Cookbooks are rarely read as political or even narrative texts. However, alongside the recipes and lists of ingredients is often rich information about the ideologies and social structures that the foods are consumed within.

Books

Lerone Bennett, Jr. Wrote Black History into Modern America at Ebony Magazine

E. James West's new book explores Lerone Bennett, Jr.'s impact as a popular Black historian. It's a gateway to a body of work that still speaks to Black rage, struggle and hope, yesterday and today.

Love in the Time of Coronavirus

What Will Come? COVID-19 and the Politics of Economic Depression

The financial crash of 2008-2010 reemphasized that traumatic economic shifts drive political change, so what might we imagine — or fear — will emerge from the COVID-19 depression?

Film

Old British Films, Boring? Pshaw!

The passage of time tends to make old films more interesting, such as these seven films of the late '40s and '50s from British directors John Boulting, Carol Reed, David Lean, Anthony Kimmins, Charles Frend, Guy Hamilton, and Leslie Norman.

Books

How the Template for Modern Combat Journalism Developed

The superbly researched Journalism and the Russo-Japanese War tells readers how Japan pioneered modern techniques of propaganda and censorship in the Russo-Japanese War.

Reading Pandemics

What's Love Got To Do with It? Shakespeare's 'Venus & Adonis'

The worn trope—Time Devours All Things (tempus edax rerum)—is true for human beings, says Shakespeare: if you're a mortal, death lurks at the heart of the very thing you most want. During a plague, or a pandemic, it's wanting that endangers us.

Books

Crapification Syndrome: When Hilarity Slides into Nausea

No one living in America today can escape the blast radius of the questions raised in Wendy A. Woloson's Crap.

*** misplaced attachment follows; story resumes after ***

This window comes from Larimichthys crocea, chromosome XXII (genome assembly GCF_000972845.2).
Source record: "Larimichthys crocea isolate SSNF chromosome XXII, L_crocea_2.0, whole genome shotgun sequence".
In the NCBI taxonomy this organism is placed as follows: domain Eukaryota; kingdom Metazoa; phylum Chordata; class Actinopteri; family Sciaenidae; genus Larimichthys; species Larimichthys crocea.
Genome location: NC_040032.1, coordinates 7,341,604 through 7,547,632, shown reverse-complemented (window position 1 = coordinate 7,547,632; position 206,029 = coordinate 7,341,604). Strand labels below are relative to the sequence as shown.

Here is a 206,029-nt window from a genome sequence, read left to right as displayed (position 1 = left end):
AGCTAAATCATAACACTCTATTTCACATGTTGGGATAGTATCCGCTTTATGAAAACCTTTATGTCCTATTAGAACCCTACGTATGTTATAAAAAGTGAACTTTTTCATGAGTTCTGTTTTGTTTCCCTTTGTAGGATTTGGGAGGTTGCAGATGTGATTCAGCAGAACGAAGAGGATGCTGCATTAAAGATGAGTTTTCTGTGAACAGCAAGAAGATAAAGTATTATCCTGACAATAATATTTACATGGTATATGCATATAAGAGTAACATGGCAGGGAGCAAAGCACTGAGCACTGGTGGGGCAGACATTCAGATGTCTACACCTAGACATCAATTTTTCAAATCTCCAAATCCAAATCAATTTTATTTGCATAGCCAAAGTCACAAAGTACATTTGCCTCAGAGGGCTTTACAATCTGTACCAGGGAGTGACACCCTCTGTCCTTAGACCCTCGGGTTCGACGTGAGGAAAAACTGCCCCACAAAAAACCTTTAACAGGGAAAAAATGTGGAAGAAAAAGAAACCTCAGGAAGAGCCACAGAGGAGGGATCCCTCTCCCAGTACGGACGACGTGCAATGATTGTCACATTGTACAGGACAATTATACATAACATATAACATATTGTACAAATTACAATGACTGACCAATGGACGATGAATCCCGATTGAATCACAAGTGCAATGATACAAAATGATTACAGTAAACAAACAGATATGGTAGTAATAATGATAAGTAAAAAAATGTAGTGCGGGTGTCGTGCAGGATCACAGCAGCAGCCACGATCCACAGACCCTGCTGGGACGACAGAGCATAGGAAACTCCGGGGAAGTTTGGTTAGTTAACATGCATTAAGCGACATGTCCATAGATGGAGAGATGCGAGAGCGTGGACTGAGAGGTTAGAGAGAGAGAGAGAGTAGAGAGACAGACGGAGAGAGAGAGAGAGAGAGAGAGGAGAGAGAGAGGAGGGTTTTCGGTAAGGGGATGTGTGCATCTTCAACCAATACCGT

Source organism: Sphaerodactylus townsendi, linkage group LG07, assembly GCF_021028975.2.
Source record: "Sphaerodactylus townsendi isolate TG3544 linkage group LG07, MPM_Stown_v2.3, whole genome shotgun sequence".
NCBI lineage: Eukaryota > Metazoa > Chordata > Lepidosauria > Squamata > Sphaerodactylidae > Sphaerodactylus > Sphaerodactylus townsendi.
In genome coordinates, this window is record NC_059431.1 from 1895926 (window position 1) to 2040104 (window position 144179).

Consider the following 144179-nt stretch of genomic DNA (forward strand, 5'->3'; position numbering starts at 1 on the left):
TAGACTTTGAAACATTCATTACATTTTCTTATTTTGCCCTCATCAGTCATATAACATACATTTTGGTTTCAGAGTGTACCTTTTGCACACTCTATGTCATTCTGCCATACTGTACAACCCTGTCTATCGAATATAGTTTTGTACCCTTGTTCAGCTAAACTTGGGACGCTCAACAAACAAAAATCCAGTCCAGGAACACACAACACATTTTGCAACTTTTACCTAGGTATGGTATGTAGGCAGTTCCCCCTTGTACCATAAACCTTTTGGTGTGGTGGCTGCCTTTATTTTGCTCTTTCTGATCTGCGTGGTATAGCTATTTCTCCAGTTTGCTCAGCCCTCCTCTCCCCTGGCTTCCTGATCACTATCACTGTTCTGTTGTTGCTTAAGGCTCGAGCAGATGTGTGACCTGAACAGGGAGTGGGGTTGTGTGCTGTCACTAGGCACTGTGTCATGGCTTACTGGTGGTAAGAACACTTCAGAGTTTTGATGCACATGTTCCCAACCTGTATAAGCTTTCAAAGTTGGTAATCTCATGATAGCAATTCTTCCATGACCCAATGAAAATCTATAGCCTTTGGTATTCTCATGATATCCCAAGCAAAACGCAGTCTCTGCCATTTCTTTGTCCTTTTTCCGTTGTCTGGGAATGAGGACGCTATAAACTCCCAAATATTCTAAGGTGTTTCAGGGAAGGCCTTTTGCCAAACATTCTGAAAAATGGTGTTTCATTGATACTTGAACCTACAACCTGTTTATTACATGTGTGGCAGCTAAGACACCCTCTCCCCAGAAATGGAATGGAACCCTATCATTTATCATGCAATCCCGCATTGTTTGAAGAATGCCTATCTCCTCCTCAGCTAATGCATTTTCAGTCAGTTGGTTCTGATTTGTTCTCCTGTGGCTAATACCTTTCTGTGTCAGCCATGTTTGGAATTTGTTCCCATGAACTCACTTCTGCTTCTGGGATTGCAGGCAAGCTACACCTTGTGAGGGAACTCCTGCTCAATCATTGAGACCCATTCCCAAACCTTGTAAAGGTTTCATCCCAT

Books

Home Computers: 100 Icons that Defined a Digital Generation (excerpt)

Whether you remember waiting for dial-up access, tiny screens, and green lines of text or not, you'll get a kick out of Alex Wiltshire's travel back in time to when computers came with wires. Enjoy this excerpt of Home Computers, courtesy of MIT press, with nostalgia photography by John Short.

Alex Wiltshire
Film

Pudovkin Makes the Revolution Human: The Bolshevik Trilogy

Inspired by D.W. Griffith's Intolerance, Vsevolod Pudovkin would leave his chemistry studies for cinema. His films Mother, The End of St. Petersburg, and Storm over Asia are presented in The Bolshevik Trilogy.

Music

Punk and Metal: Frenemies for Life

Worlds collided when punk and metal realized they were opposite sides of the same coin.

Books

'Indian Sun: The Life and Music of Ravi Shankar' (excerpt)

Ravi Shankar was bemused by the Beatles, Rolling Stones, the Yardbirds and other bands using the sitar in rock music. Enjoy this excerpt from biography Indian Sun, by Oliver Craske (who worked with Shankar on his 1997 autobiography), courtesy of Hachette Books.

Oliver Craske
Books

The American Robot: A Cultural History [By the Book]

In The American Robot, Dustin A. Abnet explores how robots have not only conceptually connected but literally embodied some of the most critical questions in modern culture, as seen in this excerpt from chapter 5 "Building the Slaves of Tomorrow", courtesy of University of Chicago Press.

Dustin A. Abnet